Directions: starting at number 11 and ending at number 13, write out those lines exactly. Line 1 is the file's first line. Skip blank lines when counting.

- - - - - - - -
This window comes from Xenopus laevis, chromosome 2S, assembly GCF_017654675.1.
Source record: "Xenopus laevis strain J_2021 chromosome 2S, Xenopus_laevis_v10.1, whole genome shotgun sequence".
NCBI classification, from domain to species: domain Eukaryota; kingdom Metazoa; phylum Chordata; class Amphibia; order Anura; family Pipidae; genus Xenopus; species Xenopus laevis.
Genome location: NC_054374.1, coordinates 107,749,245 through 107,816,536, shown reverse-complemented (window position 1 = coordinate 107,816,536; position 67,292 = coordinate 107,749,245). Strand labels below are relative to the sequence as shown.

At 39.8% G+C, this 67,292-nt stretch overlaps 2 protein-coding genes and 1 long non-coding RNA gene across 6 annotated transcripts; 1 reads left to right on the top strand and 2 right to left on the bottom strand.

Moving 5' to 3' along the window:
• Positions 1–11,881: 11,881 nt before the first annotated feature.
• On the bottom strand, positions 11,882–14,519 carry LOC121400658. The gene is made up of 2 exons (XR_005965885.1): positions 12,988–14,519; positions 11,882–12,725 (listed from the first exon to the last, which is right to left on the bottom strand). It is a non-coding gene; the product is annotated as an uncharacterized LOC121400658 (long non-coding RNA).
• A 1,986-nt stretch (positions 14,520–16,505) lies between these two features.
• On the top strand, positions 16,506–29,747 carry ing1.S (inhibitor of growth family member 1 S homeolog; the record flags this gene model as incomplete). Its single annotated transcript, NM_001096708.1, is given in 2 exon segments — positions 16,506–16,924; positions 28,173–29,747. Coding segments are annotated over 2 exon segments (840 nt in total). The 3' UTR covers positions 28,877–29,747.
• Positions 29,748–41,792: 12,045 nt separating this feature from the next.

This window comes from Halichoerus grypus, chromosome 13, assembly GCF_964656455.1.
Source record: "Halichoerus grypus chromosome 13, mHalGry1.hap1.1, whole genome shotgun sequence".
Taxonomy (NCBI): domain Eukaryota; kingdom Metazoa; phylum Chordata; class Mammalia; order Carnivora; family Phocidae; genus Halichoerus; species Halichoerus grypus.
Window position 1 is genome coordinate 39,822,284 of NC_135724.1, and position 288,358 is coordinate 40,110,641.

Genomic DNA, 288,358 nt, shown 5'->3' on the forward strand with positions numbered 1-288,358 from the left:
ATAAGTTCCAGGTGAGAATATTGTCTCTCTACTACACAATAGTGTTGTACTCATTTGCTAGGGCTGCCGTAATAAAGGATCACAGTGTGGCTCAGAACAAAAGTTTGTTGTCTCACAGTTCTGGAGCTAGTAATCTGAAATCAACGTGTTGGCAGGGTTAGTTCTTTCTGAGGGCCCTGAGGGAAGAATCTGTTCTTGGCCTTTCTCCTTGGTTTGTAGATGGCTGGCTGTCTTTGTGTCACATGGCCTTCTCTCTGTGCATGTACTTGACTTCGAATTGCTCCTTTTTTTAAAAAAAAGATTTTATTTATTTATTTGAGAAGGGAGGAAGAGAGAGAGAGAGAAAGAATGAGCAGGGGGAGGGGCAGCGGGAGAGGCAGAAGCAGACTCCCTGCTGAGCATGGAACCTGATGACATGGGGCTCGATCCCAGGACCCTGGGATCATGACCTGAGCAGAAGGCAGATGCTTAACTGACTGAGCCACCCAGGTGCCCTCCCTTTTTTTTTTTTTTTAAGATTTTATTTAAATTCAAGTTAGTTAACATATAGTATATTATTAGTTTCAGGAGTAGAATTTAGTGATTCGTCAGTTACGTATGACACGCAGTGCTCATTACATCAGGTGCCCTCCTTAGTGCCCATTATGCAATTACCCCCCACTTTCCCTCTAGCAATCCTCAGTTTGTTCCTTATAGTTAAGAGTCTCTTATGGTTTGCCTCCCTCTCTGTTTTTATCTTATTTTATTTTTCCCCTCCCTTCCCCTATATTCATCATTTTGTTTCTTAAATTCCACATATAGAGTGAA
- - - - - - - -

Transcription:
• Positions 29,748–41,792: 12,045 nt separating this feature from the next.

This window comes from Halichoerus grypus, chromosome 13, assembly GCF_964656455.1.
Source record: "Halichoerus grypus chromosome 13, mHalGry1.hap1.1, whole genome shotgun sequence".